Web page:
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through the bottom of the reservoir to anchor it to the bedrock to prevent it from sliding. we completely sealed and waterproofed the roof. with all of these upgrades completed, this reservoir will be possible of heating be -- feeding the entire city following a major earthquake. be completed some improvements to the inlet-outlet piping of the reservoir that will allow us to backseat our transmission system so that customers in the upper peninsula do receive water following an emergency. i am really proud of the hard work of our project team. there to be commended for successfully delivering the project and also for their dedication to the program. i also wanted to highlight the pretty impressive track record of the regional project manager, howard fung.
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job well done, howard. [applause] thank you. >> thank you. just to make sure we understand, this is a partnership of a lot of folks. the general manager of the puc, the general manager for infrastructure, the assistant manager for external affairs, and a lot of you who have worked hard for the puc, we appreciate it. we also have the leadership of the puc, the commissioners to make the decisions. we have the president and the vice president of the commission. francesca is here to make another announcement today. [applause] >> i am so happy to be here to celebrate this project. i think it is appropriate, the weather we are having, as we dedicate the reservoir. it is a little strange to be getting this rain, but we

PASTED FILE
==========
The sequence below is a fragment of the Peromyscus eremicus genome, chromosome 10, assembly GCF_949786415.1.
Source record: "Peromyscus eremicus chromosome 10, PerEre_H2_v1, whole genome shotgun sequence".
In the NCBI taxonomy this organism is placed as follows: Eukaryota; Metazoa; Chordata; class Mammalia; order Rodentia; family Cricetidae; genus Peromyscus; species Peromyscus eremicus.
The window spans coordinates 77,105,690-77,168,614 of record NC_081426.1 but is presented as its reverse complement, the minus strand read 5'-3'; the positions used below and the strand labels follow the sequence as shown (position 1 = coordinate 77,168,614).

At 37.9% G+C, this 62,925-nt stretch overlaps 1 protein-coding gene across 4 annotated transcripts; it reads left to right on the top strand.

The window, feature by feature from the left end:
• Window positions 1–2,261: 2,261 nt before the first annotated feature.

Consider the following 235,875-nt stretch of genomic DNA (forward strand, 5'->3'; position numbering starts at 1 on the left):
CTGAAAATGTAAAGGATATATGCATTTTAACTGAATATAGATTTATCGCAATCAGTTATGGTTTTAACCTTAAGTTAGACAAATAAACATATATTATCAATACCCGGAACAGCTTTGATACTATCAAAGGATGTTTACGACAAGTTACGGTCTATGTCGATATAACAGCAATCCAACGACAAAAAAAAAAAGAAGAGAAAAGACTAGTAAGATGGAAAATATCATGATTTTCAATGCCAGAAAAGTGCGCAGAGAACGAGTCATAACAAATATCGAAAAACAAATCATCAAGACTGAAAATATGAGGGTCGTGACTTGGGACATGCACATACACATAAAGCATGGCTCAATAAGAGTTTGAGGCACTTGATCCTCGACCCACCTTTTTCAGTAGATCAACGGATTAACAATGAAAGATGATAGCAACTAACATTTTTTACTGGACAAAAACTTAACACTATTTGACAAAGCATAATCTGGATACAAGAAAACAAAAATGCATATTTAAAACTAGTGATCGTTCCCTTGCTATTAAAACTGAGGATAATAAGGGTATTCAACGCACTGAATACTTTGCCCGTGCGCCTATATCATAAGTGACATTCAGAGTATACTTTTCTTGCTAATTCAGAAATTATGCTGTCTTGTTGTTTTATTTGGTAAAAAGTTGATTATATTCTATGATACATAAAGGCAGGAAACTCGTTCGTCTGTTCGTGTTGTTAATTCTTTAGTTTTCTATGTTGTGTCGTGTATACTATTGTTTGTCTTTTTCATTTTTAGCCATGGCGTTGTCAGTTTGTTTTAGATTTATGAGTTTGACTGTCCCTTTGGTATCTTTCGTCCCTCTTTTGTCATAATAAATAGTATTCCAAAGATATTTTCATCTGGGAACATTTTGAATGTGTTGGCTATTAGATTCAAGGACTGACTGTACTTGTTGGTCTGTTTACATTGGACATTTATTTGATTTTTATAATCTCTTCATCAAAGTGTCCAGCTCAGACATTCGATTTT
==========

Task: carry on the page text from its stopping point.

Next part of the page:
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appreciate every drop of it and we are happy to have a big reservoir. i am excited to announce that we have plans to install three small hydroelectric generators here on site. that is a clean, renewable energy source, something that we are committed to. it will replicate on a smaller scale of our large scale hydro project up that hetch hetchy dam . we are thrilled that will be on line. that will be done by 2013. 200 kilowatts per day will be generated by those three facilities, those three generators, enough to power approximately 200 homes. we are excited about that as part of our efforts to move away from dirty, empowered -- imported power sources in san francisco, and an example to our commitment to a clean, renewable energy future. we are excited about that.